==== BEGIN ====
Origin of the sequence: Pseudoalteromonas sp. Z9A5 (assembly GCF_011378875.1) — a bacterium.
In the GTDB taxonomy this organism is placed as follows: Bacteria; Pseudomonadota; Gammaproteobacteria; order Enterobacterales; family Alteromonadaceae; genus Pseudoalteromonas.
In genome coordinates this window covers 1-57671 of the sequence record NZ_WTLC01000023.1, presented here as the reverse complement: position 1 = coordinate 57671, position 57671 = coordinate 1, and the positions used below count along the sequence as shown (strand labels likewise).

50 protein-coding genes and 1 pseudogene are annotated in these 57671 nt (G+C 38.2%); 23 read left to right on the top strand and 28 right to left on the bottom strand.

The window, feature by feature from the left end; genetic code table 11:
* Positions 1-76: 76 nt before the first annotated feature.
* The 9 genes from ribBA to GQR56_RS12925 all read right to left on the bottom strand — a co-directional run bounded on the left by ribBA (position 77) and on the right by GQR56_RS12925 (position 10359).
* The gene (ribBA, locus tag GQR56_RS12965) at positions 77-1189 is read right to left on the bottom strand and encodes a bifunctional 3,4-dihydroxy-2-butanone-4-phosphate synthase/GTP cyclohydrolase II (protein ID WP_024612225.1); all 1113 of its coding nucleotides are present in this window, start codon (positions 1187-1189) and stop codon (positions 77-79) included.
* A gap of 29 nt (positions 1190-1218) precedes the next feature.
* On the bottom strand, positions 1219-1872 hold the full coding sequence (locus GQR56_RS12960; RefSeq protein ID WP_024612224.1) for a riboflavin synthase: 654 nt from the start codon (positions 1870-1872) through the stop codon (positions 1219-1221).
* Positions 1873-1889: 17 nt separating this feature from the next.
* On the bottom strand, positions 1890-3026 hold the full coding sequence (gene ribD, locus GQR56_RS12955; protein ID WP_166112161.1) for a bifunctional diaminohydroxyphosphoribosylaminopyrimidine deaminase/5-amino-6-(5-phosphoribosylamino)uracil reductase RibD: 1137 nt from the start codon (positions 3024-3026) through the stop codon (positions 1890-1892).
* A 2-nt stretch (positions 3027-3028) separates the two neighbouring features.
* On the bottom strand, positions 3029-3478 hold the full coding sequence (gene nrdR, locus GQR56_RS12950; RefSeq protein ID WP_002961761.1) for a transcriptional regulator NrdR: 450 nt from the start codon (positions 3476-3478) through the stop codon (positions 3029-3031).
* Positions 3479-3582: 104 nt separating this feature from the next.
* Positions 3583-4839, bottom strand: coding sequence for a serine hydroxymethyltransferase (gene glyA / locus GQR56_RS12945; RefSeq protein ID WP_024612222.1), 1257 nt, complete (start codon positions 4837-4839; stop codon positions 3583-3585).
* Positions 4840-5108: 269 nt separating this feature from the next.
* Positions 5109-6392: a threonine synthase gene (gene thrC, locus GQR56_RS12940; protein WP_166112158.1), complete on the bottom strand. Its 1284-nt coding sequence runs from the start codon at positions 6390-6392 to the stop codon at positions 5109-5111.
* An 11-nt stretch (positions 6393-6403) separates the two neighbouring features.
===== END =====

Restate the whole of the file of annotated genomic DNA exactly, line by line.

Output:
Origin of the sequence: Pseudoalteromonas sp. Z9A5 (assembly GCF_011378875.1) — a bacterium.
In the GTDB taxonomy this organism is placed as follows: Bacteria; Pseudomonadota; Gammaproteobacteria; order Enterobacterales; family Alteromonadaceae; genus Pseudoalteromonas.
In genome coordinates this window covers 1-57671 of the sequence record NZ_WTLC01000023.1, presented here as the reverse complement: position 1 = coordinate 57671, position 57671 = coordinate 1, and the positions used below count along the sequence as shown (strand labels likewise).

50 protein-coding genes and 1 pseudogene are annotated in these 57671 nt (G+C 38.2%); 23 read left to right on the top strand and 28 right to left on the bottom strand.

The window, feature by feature from the left end; genetic code table 11:
* Positions 1-76: 76 nt before the first annotated feature.
* The 9 genes from ribBA to GQR56_RS12925 all read right to left on the bottom strand — a co-directional run bounded on the left by ribBA (position 77) and on the right by GQR56_RS12925 (position 10359).
* The gene (ribBA, locus tag GQR56_RS12965) at positions 77-1189 is read right to left on the bottom strand and encodes a bifunctional 3,4-dihydroxy-2-butanone-4-phosphate synthase/GTP cyclohydrolase II (protein ID WP_024612225.1); all 1113 of its coding nucleotides are present in this window, start codon (positions 1187-1189) and stop codon (positions 77-79) included.
* A gap of 29 nt (positions 1190-1218) precedes the next feature.
* On the bottom strand, positions 1219-1872 hold the full coding sequence (locus GQR56_RS12960; RefSeq protein ID WP_024612224.1) for a riboflavin synthase: 654 nt from the start codon (positions 1870-1872) through the stop codon (positions 1219-1221).
* Positions 1873-1889: 17 nt separating this feature from the next.
* On the bottom strand, positions 1890-3026 hold the full coding sequence (gene ribD, locus GQR56_RS12955; protein ID WP_166112161.1) for a bifunctional diaminohydroxyphosphoribosylaminopyrimidine deaminase/5-amino-6-(5-phosphoribosylamino)uracil reductase RibD: 1137 nt from the start codon (positions 3024-3026) through the stop codon (positions 1890-1892).
* A 2-nt stretch (positions 3027-3028) separates the two neighbouring features.
* On the bottom strand, positions 3029-3478 hold the full coding sequence (gene nrdR, locus GQR56_RS12950; RefSeq protein ID WP_002961761.1) for a transcriptional regulator NrdR: 450 nt from the start codon (positions 3476-3478) through the stop codon (positions 3029-3031).
* Positions 3479-3582: 104 nt separating this feature from the next.
* Positions 3583-4839, bottom strand: coding sequence for a serine hydroxymethyltransferase (gene glyA / locus GQR56_RS12945; RefSeq protein ID WP_024612222.1), 1257 nt, complete (start codon positions 4837-4839; stop codon positions 3583-3585).
* Positions 4840-5108: 269 nt separating this feature from the next.
* Positions 5109-6392: a threonine synthase gene (gene thrC, locus GQR56_RS12940; protein WP_166112158.1), complete on the bottom strand. Its 1284-nt coding sequence runs from the start codon at positions 6390-6392 to the stop codon at positions 5109-5111.
* An 11-nt stretch (positions 6393-6403) separates the two neighbouring features.